Run Into a Brick Wall with Writing?

The Brick Wall of Writing Resistance

If you’ve run into a brick wall of resistance for writing, ask yourself these questions.⠀

  • How do I react to errors in spelling, punctuation, and grammar?
  • When I’m disappointed in the content, what do I say to my child?
  • Do I see writing as a requirement or a revelation?

If your answers reveal expectations that are felt by your child as pressure, it could be that you’ve made the space unsafe for writing risks.

To ensure freedom for risks, shift focus to:⠀

  • Curiosity (what does the writing reveal?)
  • Care (how can I validate what was offered?)
  • Collaboration (what help can I give to grow the writing?)

To write is to risk exposure. Be gentle, kind, and supportive.


This post is originally from Instagram and @juliebravewriter is my account there so come follow along for more conversations like this one!


The Writer's Jungle Online

For Type A and Type B Homeschoolers

Type A and B homeschoolers -

PSA: For Type A home educators who wish they could relax and chill a little more but are attached to “the to do list.”

You can be as check-listy as you like in your homeschool. Truth! You don’t have to pretend to be some other uncomfortable version of yourself—that free spirit go-with-the-flow hippie type earth mama—to get to connection and natural learning. Be you! Make that checklist. Change what’s on it.

For instance, instead of 3 pages of math and 15 minutes of silent reading, list the stuff you forget to do in all your ship-shapeness. How about these?

  • Listened attentively when your child told her tale
  • Eased a child’s stress with a hug and kindness
  • Played a table top game with the children
  • Used body activities to teach a lesson
  • Celebrated a learning milestone with a treat
  • Allowed a curiosity to continue uninterrupted
  • Put messy craft materials out on a table (while gritting teeth) for exploration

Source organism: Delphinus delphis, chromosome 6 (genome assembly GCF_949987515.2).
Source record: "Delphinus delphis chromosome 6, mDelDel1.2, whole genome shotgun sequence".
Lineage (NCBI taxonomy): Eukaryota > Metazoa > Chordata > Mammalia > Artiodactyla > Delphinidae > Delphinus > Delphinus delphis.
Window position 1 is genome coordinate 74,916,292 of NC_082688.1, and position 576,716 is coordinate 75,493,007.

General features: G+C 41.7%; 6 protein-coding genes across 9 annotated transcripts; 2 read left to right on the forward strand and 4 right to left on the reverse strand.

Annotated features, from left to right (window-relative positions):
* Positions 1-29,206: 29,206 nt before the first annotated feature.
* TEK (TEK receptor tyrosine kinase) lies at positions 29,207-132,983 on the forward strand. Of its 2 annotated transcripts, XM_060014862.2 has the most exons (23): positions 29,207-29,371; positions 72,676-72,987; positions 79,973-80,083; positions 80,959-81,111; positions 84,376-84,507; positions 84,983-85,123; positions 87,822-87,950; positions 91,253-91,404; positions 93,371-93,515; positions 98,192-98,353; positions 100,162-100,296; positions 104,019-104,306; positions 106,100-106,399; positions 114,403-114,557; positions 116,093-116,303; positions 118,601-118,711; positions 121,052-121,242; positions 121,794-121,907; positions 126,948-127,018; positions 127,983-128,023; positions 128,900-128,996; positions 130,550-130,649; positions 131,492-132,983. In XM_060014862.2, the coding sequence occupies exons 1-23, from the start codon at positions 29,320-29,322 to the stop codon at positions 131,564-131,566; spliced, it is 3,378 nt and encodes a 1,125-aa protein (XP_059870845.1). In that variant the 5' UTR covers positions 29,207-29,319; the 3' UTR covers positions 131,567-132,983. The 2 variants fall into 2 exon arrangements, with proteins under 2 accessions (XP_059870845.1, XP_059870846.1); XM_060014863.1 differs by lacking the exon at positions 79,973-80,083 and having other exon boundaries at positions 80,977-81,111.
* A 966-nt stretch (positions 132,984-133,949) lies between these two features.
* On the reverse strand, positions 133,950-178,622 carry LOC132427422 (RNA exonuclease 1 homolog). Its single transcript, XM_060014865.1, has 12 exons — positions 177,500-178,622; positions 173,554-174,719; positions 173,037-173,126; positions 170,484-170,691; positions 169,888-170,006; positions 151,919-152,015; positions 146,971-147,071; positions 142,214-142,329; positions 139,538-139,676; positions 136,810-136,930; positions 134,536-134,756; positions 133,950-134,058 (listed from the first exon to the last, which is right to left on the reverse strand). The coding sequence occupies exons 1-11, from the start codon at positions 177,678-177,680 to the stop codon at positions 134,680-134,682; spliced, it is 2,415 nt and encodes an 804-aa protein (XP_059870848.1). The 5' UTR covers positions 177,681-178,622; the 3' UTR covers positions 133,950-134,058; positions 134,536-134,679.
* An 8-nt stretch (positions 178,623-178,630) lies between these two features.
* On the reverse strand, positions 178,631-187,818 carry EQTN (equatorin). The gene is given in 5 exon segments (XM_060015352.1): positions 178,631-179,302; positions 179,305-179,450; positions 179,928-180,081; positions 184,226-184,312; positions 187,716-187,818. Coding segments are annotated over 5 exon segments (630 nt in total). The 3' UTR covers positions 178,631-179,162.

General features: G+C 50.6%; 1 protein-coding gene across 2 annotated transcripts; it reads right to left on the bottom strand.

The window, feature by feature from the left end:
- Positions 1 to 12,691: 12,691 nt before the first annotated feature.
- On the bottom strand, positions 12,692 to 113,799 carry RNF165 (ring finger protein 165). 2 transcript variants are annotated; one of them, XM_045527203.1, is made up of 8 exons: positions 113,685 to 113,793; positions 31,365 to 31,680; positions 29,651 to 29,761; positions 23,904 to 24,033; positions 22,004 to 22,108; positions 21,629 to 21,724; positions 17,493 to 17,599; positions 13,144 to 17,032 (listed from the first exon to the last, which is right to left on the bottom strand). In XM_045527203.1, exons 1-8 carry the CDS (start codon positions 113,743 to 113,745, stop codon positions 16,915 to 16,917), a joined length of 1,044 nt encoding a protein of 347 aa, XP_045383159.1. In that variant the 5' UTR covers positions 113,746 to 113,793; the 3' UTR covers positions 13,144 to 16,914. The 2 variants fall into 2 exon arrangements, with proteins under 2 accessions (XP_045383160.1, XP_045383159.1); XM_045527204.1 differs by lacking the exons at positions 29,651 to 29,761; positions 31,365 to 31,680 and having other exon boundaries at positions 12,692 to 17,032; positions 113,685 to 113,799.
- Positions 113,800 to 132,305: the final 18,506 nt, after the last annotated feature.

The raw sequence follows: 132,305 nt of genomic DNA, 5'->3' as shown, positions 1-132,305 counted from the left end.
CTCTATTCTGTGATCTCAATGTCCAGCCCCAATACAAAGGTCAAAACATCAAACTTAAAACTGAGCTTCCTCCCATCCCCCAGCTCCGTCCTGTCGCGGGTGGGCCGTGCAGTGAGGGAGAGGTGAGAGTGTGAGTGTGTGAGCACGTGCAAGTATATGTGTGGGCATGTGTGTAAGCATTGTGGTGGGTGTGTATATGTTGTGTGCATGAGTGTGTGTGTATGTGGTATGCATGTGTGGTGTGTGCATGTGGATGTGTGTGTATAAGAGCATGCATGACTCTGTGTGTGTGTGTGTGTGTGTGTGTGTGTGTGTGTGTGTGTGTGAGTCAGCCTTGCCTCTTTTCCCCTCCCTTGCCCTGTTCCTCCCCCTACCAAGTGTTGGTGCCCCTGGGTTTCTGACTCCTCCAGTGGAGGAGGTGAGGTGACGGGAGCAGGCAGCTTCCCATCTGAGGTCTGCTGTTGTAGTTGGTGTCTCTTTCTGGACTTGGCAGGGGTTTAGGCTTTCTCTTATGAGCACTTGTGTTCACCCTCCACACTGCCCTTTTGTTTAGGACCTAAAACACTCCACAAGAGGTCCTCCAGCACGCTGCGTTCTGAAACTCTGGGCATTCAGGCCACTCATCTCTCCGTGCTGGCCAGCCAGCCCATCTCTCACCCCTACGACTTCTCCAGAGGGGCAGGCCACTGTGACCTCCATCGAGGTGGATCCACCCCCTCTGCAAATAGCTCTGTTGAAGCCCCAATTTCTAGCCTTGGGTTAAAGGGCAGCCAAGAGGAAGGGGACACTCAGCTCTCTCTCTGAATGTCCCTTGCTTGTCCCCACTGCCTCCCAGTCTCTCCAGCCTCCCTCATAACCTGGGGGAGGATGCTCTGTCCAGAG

• Cleaned up after the kids without resentment

You can put ANYTHING on a calendar or a check list. You decide!

Go forth and be yourself. Expand the ways you lead, while honoring your natural temperament.

PSA: For Type B homeschoolers who wish they made better plans to prove they are being conscientious but hate calendars.

You can be as free-spirited as you like in your homeschool. It’s true! You don’t have to pretend to be some fantasy version of yourself—slick bullet journaler, daily scheduler, definer of objectives and goals for each child—to get to confidence in your children’s homeschool progress. Be you! Follow inspiration. Then plan from behind.

For free-spirits, the advance planning you do is invisible to you. Your mind and attention range over all kinds of important ideas, trivial rabbit trails, and methods you might want to explore as you go on your way. Then one moment out of the blue: an idea occurs to you to test, or a spontaneous big juicy conversation erupts, or you play with a concept like fractions all morning. The spontaneous feel of these learning excursions makes them appear “accidental” or outside what “counts” as education.

Nonsense! In fact, you must count these experiences that never made the list or calendar because your finest work shows up unguided by you!

So pull out that gorgeous, intimidating planner you had to have (but hate to use) and fill it up… with what you’ve already done. Count it all!

At the end of each day, jot down on the right date anything of value that happened:

  • Talking about cheetahs while making lunch
  • Googling how to care for American Girl doll hair
  • Copying addresses onto birthday invitations
  • The pun-fest that dad started at dinner
  • Learning how to change a lightbulb
  • Skip-counting while skipping
  • Singing memorized lyrics to a song (aka poetry memorization)

It ALL counts, even when it’s not planned in advance. Over time, your planner will tell you what you’ve accomplished after the fact rather than stressing you by asking you to prepare to do what you cannot face. Ask me how I know this!

It works! You get to be who you are in homeschool (after all, who you are is how you got here—so it must work for ya!). Let’s keep a record to prove it.


This post is originally from Instagram and @juliebravewriter is my account there so come follow along for more conversations like this one!


A Gracious Space series